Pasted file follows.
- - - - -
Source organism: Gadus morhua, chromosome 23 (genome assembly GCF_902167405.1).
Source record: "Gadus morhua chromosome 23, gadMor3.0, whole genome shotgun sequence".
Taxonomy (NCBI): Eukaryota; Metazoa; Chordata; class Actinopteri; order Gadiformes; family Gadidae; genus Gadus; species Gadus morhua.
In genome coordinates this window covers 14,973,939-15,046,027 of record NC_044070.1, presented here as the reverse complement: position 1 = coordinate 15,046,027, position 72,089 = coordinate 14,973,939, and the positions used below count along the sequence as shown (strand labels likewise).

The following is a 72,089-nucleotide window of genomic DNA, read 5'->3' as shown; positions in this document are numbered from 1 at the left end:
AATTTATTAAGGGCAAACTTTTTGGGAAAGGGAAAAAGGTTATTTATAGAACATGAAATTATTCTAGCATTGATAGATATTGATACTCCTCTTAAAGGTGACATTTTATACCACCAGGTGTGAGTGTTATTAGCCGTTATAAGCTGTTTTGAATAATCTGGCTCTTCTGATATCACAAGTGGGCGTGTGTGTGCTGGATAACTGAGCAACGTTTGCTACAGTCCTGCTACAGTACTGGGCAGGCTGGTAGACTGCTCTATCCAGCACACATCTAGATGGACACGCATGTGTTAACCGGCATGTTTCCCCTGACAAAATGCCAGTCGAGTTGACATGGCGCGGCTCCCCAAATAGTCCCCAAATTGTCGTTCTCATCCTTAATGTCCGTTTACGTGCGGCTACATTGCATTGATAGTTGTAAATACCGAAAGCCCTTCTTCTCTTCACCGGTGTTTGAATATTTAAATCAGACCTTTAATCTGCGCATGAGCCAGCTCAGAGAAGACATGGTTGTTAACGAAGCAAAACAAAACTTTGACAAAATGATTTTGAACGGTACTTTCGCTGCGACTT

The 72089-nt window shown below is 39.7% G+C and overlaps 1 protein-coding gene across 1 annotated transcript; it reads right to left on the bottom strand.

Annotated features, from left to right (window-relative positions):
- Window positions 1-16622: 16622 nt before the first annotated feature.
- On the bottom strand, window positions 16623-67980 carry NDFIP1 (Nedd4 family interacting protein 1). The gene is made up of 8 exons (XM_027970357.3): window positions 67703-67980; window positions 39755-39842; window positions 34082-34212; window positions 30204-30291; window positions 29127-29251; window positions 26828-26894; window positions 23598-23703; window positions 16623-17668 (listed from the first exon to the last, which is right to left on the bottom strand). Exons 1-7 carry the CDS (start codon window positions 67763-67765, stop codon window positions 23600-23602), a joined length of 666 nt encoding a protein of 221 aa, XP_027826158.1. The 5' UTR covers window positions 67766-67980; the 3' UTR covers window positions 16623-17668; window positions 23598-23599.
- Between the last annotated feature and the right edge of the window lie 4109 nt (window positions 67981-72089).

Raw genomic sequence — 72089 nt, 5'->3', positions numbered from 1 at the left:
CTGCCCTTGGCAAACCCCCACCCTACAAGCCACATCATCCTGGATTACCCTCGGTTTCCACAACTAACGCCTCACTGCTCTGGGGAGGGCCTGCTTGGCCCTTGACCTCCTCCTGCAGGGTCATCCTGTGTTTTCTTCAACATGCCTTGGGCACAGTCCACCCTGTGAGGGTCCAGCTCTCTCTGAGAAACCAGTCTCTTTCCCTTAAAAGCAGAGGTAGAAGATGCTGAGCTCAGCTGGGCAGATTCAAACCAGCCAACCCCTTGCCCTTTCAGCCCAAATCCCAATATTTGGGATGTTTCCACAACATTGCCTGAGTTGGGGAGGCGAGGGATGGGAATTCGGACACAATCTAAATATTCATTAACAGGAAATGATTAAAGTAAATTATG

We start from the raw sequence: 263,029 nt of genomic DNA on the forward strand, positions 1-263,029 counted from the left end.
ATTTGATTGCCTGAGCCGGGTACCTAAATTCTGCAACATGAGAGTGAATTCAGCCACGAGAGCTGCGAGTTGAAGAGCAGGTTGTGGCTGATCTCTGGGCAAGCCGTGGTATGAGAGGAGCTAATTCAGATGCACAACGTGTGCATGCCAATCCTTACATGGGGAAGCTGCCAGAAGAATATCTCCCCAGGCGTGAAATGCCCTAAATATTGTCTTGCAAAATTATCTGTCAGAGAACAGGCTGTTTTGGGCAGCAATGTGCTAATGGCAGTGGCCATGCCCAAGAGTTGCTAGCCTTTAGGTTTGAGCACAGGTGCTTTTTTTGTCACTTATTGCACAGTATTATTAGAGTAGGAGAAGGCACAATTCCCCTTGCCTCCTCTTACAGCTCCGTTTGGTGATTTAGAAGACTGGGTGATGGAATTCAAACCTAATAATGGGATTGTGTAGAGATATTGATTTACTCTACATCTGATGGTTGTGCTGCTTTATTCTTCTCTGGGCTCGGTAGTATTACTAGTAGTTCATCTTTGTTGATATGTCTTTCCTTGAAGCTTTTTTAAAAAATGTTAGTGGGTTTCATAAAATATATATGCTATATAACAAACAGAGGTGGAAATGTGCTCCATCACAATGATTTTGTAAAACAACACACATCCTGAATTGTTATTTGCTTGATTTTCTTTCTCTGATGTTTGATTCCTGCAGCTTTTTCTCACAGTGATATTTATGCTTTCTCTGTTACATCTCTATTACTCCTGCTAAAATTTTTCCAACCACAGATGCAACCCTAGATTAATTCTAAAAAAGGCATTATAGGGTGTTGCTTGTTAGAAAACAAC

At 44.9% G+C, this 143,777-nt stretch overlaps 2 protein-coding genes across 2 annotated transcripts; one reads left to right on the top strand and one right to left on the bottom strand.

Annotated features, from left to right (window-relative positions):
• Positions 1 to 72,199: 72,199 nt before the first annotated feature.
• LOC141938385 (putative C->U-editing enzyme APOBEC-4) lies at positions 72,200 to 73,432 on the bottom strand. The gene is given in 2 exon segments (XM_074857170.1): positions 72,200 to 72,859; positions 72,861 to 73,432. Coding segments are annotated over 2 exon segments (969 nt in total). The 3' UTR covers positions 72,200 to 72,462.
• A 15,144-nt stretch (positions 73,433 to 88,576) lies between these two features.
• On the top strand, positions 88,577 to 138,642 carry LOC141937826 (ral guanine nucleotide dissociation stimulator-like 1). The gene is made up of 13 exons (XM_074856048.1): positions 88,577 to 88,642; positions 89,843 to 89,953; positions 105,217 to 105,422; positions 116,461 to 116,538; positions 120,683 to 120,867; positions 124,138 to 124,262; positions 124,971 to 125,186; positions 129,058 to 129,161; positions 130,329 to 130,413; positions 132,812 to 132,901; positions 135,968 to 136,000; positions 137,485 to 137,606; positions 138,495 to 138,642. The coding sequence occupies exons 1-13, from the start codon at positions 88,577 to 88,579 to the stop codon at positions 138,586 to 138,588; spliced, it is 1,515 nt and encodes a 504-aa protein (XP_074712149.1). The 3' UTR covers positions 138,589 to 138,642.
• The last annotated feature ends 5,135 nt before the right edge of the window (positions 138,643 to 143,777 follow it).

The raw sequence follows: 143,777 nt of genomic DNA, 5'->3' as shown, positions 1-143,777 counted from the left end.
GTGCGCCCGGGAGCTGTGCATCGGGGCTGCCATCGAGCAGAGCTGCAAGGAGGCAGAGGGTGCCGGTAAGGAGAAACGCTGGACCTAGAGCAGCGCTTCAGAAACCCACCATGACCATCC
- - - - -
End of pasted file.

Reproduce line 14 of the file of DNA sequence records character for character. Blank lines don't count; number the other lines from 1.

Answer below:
We start from the raw sequence: 263,029 nt of genomic DNA on the forward strand, positions 1-263,029 counted from the left end.